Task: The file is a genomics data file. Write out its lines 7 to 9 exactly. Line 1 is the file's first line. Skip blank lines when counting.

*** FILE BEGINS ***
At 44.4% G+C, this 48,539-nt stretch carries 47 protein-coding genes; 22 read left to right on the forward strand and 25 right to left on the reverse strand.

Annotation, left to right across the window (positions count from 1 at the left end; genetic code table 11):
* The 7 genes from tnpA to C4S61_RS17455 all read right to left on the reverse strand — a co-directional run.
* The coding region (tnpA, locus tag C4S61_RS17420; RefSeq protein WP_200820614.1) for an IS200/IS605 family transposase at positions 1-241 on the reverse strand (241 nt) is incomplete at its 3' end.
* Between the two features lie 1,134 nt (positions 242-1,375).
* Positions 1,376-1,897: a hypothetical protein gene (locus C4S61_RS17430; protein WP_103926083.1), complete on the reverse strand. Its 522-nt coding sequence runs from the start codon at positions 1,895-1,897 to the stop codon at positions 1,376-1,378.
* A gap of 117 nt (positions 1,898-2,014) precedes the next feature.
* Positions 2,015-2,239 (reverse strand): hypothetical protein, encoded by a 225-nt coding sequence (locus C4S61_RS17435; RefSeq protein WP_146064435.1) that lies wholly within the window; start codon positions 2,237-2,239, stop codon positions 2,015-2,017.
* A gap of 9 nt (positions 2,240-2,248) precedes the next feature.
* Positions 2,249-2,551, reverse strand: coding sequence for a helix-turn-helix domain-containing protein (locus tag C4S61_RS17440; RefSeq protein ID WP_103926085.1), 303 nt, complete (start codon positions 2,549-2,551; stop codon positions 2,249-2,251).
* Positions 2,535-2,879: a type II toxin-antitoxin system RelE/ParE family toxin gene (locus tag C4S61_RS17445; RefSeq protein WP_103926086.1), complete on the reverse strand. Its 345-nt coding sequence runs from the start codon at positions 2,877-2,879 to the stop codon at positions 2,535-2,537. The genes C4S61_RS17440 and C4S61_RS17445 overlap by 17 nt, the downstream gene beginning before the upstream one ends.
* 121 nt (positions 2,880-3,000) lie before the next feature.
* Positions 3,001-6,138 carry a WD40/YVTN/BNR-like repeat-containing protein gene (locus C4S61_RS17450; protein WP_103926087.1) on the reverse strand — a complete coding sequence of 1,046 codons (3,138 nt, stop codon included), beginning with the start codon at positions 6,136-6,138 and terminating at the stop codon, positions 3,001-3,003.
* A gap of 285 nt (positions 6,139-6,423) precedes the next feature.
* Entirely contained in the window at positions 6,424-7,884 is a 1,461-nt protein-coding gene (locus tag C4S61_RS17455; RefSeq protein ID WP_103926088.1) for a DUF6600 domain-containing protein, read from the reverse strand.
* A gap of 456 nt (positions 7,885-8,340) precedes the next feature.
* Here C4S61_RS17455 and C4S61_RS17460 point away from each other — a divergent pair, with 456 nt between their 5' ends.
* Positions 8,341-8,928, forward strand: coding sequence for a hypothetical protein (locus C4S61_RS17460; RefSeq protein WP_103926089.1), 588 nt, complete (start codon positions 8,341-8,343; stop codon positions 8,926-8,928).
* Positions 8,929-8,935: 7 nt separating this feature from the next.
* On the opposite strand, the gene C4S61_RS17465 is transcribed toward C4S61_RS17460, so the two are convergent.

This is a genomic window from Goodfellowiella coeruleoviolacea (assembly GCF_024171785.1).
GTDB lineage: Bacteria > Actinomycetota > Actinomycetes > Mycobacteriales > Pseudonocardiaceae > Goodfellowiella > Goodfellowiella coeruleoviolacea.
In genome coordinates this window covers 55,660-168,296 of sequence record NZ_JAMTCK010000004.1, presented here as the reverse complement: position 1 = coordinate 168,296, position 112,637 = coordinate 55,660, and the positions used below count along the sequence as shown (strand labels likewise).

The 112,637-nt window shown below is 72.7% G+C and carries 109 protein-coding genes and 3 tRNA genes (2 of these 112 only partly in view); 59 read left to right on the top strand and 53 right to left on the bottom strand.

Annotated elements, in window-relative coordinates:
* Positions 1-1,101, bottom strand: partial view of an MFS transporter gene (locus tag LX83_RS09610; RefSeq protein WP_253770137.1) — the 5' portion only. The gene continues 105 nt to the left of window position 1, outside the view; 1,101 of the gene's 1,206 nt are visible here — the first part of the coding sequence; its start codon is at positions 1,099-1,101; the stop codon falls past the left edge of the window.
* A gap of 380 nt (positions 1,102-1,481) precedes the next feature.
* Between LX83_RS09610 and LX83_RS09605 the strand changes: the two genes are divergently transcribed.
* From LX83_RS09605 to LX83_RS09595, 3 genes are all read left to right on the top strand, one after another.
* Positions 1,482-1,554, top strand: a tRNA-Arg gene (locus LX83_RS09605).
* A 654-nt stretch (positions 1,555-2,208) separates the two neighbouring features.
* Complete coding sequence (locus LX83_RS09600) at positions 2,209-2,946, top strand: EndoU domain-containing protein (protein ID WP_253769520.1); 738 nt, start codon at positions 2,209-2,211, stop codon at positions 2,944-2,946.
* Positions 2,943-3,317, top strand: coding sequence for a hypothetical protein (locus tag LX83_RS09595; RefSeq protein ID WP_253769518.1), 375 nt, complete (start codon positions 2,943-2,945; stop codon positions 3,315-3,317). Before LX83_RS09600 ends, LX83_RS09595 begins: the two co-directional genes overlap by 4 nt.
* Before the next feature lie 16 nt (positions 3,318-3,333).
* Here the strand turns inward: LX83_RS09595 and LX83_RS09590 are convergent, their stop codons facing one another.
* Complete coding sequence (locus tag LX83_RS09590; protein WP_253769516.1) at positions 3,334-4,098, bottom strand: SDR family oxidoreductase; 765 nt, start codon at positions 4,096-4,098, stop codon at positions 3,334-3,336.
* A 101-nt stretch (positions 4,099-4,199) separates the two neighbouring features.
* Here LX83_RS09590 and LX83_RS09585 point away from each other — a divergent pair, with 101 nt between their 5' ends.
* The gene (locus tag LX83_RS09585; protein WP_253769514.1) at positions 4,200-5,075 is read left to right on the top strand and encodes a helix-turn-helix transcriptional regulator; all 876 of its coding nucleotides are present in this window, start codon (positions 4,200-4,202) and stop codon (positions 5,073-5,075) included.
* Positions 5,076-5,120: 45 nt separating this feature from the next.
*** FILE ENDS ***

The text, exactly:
* A gap of 117 nt (positions 1,898-2,014) precedes the next feature.
* Positions 2,015-2,239 (reverse strand): hypothetical protein, encoded by a 225-nt coding sequence (locus C4S61_RS17435; RefSeq protein WP_146064435.1) that lies wholly within the window; start codon positions 2,237-2,239, stop codon positions 2,015-2,017.
* A gap of 9 nt (positions 2,240-2,248) precedes the next feature.